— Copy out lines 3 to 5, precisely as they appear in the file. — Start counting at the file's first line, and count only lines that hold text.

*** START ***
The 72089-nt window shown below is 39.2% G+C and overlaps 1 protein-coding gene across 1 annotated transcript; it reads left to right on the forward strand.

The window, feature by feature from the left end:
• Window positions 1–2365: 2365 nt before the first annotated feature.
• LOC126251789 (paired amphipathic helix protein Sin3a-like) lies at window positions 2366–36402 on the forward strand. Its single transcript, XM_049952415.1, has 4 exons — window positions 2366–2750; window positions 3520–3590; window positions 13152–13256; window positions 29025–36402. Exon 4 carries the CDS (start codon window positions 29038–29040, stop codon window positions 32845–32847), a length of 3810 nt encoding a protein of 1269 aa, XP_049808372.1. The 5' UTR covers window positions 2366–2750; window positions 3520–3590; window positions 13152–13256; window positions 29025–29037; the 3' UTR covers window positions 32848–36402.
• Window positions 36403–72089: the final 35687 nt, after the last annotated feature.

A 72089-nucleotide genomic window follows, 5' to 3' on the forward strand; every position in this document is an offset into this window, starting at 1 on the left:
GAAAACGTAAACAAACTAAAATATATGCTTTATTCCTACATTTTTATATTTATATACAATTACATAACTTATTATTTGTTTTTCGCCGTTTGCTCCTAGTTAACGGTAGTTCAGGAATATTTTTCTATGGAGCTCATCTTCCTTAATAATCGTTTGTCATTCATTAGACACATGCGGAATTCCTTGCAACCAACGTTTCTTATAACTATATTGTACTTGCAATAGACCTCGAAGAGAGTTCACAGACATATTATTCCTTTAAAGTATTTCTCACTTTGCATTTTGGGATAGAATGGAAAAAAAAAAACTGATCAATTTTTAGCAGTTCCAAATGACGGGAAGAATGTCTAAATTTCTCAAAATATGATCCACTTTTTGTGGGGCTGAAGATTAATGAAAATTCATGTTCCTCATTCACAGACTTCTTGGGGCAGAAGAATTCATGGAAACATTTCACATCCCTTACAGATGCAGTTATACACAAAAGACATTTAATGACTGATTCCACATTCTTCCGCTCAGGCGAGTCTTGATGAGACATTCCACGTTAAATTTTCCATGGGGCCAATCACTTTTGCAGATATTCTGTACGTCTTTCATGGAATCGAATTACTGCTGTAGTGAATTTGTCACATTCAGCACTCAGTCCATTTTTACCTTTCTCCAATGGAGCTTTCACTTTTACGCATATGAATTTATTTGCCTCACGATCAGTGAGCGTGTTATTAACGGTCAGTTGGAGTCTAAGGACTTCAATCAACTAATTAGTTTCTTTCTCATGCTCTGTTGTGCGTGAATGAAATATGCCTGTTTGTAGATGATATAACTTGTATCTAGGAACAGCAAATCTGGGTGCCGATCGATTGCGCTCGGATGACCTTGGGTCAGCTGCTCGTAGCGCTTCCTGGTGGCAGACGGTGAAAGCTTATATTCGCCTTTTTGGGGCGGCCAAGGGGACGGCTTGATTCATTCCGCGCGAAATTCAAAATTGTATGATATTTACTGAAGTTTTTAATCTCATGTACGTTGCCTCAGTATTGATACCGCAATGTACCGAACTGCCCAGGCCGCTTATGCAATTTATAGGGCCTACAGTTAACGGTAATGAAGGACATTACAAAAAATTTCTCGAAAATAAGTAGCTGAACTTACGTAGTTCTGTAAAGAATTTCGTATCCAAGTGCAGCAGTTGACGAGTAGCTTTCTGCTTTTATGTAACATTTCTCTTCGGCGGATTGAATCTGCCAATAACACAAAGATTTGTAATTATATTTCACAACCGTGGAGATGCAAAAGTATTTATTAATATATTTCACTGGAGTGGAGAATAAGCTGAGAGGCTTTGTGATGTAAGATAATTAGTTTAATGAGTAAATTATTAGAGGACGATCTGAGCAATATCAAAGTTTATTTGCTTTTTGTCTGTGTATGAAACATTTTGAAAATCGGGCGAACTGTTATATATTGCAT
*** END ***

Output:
• Window positions 1–2365: 2365 nt before the first annotated feature.
• LOC126251789 (paired amphipathic helix protein Sin3a-like) lies at window positions 2366–36402 on the forward strand. Its single transcript, XM_049952415.1, has 4 exons — window positions 2366–2750; window positions 3520–3590; window positions 13152–13256; window positions 29025–36402. Exon 4 carries the CDS (start codon window positions 29038–29040, stop codon window positions 32845–32847), a length of 3810 nt encoding a protein of 1269 aa, XP_049808372.1. The 5' UTR covers window positions 2366–2750; window positions 3520–3590; window positions 13152–13256; window positions 29025–29037; the 3' UTR covers window positions 32848–36402.
• Window positions 36403–72089: the final 35687 nt, after the last annotated feature.